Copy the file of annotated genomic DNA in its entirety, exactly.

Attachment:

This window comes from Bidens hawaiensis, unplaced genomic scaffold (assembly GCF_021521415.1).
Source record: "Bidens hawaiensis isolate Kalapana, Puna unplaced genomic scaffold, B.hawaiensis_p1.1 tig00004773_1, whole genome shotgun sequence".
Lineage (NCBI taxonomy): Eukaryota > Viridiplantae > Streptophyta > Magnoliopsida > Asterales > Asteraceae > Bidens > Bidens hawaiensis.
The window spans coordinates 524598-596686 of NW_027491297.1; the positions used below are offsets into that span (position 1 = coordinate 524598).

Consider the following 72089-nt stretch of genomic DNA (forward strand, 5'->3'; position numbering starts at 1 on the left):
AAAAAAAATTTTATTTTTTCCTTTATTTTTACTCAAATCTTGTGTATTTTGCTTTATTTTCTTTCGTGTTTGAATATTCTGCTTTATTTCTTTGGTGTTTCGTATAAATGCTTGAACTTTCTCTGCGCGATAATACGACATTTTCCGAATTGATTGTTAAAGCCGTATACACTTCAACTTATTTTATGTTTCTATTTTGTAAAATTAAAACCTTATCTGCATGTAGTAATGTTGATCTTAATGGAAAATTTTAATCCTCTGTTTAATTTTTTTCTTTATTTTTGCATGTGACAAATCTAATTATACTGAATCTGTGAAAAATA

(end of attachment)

This window comes from Bidens hawaiensis, unplaced genomic scaffold (assembly GCF_021521415.1).
Source record: "Bidens hawaiensis isolate Kalapana, Puna unplaced genomic scaffold, B.hawaiensis_p1.1 tig00004773_1, whole genome shotgun sequence".
Lineage (NCBI taxonomy): Eukaryota > Viridiplantae > Streptophyta > Magnoliopsida > Asterales > Asteraceae > Bidens > Bidens hawaiensis.
The window spans coordinates 524598-596686 of NW_027491297.1; the positions used below are offsets into that span (position 1 = coordinate 524598).

Consider the following 72089-nt stretch of genomic DNA (forward strand, 5'->3'; position numbering starts at 1 on the left):
AAAAAAAATTTTATTTTTTCCTTTATTTTTACTCAAATCTTGTGTATTTTGCTTTATTTTCTTTCGTGTTTGAATATTCTGCTTTATTTCTTTGGTGTTTCGTATAAATGCTTGAACTTTCTCTGCGCGATAATACGACATTTTCCGAATTGATTGTTAAAGCCGTATACACTTCAACTTATTTTATGTTTCTATTTTGTAAAATTAAAACCTTATCTGCATGTAGTAATGTTGATCTTAATGGAAAATTTTAATCCTCTGTTTAATTTTTTTCTTTATTTTTGCATGTGACAAATCTAATTATACTGAATCTGTGAAAAATA